Avacen Medical announced its strong support for a new initiative by the National Institutes of Health (NIH) to expand and enforce its requirement for clinical trial results to be published on ClinicalTrials.gov.
The goal of stricter enforcement is to make data from trials more widely available to the public. Avacen’s own fibromyalgia clinical trial information can be found on ClinicalTrials.gov (NCT01619579).
In a press release, Avacen cites a posting on the U.S. Department of Health & Human Services website quoting NIH Director Dr. Francis S. Collins, MD, PhD, who wrote: “Access to more information about clinical trials is good for patients, the public and science. The final rule and NIH policy we have issued today will help maximize the value of clinical trials, whether publicly or privately supported, and help us honor our commitments to trial participants, who do so much to help society advance knowledge and improve health.”
According to Avacen Medical CEO Thomas Muehlbauer said he’s been disappointed for a long time that most prestigious research institutions “have blatantly violated a federal law requiring public reporting of clinical study results.”
“Not reporting study results can deny patients and doctors access to important data to help evaluate the safety and potential benefits of new treatments,” Muehlbauer said. “After completing our fibromyalgia study, I found that posting the trial results on ClinicalTrials.gov to be a time consuming and arduous process. And, if our results were not so encouraging, I most likely would have considered avoiding the reporting process. Hopefully this process can be simplified to increase reporting compliance.”
The objective of the Phase 2 Avacen clinical trial, “Investigation of AVACEN Thermal Exchange System for Fibromyalgia Pain,” completed in 2013 and updated in November 2015, was to evaluate whether daily use of the Avacen Thermal Exchange System for four weeks would improve fibromyalgia pain and functioning markers.
Veterans’ Affairs San Diego and the University of California, San Diego, collaborated in the trial with Avacen. The trial showed statistically significant reductions in widespread pain and mean arterial pressure in study participants using the Avacen system.
How extensive is non-reporting of clinical trials?
The Avacen release cites an investigation conducted by the health and medical reporting website Statnews.com that found that the worst non-reporting offenders included four top 10 federal medical research funding recipients from the NIH. The website maintains that that these violations leave “gaping holes” in the federal database that is referenced by millions of patients, families, and medical professionals, frequently for the purpose of comparing effectiveness and side effects of treatments for serious diseases.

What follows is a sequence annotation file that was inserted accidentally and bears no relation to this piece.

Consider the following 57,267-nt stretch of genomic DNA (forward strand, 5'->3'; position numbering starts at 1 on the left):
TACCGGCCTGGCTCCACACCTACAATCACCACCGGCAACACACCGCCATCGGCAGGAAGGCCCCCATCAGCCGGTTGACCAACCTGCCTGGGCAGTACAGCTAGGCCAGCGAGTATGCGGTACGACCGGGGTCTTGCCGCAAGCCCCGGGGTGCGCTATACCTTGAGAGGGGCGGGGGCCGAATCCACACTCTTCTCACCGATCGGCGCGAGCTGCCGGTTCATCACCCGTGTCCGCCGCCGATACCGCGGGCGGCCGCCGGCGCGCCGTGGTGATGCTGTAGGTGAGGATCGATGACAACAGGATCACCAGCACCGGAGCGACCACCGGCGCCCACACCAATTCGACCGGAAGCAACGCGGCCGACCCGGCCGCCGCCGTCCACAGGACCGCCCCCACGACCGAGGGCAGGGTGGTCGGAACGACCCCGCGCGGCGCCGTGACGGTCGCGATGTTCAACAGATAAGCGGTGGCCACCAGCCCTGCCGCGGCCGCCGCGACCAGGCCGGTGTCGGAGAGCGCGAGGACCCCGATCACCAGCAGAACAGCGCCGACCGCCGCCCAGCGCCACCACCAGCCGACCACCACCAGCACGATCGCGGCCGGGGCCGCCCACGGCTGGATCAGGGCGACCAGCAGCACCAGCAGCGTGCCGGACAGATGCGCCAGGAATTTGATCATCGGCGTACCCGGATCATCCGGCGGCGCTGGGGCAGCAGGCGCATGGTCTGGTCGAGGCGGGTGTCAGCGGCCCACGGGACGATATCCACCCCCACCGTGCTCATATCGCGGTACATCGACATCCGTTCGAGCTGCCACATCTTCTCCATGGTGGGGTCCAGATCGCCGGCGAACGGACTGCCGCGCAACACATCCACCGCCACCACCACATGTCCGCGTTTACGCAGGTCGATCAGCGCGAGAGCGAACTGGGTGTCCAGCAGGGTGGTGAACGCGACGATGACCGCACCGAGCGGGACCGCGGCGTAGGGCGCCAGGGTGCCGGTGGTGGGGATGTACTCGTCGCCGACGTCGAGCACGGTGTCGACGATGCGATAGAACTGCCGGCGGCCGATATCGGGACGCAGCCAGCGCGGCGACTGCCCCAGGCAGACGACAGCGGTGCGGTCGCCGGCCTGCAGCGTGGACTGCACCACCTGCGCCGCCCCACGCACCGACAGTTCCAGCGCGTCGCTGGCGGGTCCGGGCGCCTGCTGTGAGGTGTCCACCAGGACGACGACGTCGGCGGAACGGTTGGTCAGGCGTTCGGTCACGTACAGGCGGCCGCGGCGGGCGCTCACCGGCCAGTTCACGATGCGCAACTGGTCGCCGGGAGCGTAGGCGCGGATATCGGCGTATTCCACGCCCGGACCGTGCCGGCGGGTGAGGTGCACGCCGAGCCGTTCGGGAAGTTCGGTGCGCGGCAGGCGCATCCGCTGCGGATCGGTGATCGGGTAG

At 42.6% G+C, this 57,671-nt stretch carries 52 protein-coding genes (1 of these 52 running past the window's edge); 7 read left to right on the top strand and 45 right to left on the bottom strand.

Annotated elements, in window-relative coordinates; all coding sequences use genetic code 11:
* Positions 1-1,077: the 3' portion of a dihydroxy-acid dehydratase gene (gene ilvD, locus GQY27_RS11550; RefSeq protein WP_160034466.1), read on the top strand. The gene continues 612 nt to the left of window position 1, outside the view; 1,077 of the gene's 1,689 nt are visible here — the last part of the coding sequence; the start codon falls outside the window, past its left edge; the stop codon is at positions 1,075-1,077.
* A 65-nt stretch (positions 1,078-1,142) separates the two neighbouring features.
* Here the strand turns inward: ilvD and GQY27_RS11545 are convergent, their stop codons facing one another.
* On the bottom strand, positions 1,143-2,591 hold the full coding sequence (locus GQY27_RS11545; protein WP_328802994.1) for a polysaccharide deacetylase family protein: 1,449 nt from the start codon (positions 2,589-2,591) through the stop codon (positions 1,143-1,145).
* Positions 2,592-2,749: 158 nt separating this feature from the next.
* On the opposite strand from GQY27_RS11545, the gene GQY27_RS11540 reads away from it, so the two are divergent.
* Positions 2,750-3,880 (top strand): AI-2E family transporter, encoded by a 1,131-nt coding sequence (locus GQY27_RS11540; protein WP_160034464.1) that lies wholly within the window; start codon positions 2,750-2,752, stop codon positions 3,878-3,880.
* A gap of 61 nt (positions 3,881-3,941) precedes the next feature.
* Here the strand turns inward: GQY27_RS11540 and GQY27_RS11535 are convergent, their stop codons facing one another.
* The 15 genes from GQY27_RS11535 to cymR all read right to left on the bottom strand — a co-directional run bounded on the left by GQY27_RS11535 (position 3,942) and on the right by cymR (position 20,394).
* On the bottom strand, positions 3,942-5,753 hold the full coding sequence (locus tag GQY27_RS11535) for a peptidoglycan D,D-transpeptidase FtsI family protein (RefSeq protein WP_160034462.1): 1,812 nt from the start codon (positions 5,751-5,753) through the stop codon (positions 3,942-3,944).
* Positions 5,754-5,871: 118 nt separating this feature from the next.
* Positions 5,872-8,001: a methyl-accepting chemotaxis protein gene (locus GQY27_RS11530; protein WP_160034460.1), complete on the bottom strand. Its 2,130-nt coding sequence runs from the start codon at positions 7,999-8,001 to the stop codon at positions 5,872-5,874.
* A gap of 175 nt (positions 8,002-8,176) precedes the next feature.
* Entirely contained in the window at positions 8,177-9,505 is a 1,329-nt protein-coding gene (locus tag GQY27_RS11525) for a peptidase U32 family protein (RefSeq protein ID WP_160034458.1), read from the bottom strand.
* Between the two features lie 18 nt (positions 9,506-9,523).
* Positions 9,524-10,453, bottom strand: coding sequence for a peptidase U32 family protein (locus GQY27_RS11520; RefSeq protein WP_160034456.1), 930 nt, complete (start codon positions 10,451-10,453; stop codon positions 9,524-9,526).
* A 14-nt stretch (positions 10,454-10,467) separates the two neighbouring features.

Over the past two years, Avacen Medical has been awarded three U.S. and eight international patents for its proprietary apparatus and methods supporting its medical pain therapy technique called The Avacen Treatment Method (ATM).
With over 3,000 programmed microprocessor instructions, the Avacen 100 device is designed to provide and regulate noninvasive and safe continuous infusion of heat into the circulatory system, which it does by way of an arrangement of blood vessels in the palm of the hand called the arteriovenous anastomosis (AVAs), which act as a radiator to dump the body’s excess heat.
Avacen explains that its ATM process manipulates the AVAs so they can serve as a portal for infusing heat into the circulatory system. Dilated and distended by ATM, blood flow through an AVA can be up to 1,000 times more than smaller capillary volume.
Developed to support ATM, the Avacen 100 is an FDA-approved class 2 over-the-counter medical device. It claims to be the world’s only noninvasive medical device that allows self-treatment of patients from a single convenient treatment point (their palm) in the privacy of their own home. Avacen says it’s a cost-effective, simple drug-free alternative for muscle relaxation to reduce pain which can be associated with a range of medical conditions.
When the patient’s hand, enclosed in a patented mitt, is placed inside the Avacen device’s vacuum chamber, a microprocessor manages and regulates application of negative pressure and heat to safely increase the temperature and volume of blood flowing through the high volume AVAs. Avacen notes that applying heat without negative pressure will not be effective.
Avacen 100 users put their hand inside the device’s vacuum chamber and rest it on a pad heated to about 108 degrees Fahrenheit for 10 to 30 minutes. The company maintains that infusion of heat into the circulatory system reduces blood thickness (viscosity) and consequently increases microvascular circulation, which in turn enhances oxygen and nutrition delivery to the skeletal muscles while carrying away toxins.
The device is FDA-cleared as a heat therapy system for temporary relief of minor muscle and joint pain and stiffness; temporary relief of joint pain associated with arthritis; muscle spasms; minor strains and sprains; muscular relaxation; and the temporary increase of local circulation where applied.
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